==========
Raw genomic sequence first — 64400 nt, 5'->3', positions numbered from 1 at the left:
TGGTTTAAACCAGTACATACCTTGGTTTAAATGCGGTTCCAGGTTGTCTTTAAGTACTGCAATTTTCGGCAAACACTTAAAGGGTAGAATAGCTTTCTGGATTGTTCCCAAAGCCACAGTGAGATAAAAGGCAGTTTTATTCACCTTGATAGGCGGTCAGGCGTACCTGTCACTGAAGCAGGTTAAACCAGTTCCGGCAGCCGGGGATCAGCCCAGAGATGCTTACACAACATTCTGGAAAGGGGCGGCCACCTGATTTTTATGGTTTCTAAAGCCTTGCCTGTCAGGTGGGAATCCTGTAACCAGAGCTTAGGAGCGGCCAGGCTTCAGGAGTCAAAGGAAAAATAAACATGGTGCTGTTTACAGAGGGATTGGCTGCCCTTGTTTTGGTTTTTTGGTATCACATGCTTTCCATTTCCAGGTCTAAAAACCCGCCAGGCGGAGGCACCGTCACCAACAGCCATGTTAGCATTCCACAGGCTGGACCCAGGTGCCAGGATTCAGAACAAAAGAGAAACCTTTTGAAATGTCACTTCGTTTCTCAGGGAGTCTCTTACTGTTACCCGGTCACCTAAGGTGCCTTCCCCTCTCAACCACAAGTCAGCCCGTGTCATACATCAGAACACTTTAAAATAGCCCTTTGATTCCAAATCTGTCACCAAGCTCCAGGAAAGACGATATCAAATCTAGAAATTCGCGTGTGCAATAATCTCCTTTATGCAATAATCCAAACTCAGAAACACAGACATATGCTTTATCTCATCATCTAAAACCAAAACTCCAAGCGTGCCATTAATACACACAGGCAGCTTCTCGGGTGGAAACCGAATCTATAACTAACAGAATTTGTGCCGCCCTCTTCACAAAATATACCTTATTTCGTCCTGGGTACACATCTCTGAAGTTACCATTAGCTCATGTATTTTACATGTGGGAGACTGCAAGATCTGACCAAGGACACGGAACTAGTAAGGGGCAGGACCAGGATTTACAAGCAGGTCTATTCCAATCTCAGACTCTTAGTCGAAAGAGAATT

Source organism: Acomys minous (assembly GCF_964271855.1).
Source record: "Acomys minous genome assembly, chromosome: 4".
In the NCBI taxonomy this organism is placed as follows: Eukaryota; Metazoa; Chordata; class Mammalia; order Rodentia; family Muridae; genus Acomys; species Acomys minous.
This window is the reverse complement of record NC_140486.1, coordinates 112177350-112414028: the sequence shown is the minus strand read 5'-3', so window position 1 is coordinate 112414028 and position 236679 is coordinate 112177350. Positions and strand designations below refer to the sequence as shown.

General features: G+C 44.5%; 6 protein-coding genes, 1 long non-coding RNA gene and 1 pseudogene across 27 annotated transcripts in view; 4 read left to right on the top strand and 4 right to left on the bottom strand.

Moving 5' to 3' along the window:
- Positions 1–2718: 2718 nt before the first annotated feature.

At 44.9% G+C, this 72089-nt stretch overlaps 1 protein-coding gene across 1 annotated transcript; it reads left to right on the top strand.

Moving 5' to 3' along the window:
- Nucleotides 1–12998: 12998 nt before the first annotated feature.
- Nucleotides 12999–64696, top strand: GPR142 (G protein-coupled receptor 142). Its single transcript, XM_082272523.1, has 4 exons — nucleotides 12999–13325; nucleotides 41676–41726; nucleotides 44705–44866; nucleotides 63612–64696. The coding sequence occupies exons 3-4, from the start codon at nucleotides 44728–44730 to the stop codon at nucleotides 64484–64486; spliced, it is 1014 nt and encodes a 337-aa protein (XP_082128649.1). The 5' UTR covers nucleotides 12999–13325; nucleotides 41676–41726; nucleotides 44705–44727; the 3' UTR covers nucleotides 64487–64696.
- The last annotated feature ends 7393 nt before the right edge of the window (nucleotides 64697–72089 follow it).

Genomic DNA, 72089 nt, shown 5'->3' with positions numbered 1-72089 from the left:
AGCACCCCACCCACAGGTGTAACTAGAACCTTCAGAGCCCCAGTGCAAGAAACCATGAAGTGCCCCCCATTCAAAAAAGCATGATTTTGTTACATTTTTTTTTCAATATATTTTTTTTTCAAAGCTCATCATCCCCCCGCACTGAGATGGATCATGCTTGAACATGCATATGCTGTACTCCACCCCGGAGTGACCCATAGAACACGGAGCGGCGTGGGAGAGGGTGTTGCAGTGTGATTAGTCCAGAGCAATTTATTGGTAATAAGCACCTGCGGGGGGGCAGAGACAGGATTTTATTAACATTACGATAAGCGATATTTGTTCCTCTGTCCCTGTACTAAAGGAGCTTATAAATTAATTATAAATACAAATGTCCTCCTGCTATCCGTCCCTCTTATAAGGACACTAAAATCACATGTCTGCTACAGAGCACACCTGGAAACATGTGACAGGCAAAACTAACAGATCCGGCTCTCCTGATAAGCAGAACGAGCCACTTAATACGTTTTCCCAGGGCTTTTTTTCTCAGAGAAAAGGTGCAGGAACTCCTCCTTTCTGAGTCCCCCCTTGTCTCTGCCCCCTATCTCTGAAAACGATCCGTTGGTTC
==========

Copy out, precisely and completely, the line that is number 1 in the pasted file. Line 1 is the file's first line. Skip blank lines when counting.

Raw genomic sequence first — 64400 nt, 5'->3', positions numbered from 1 at the left: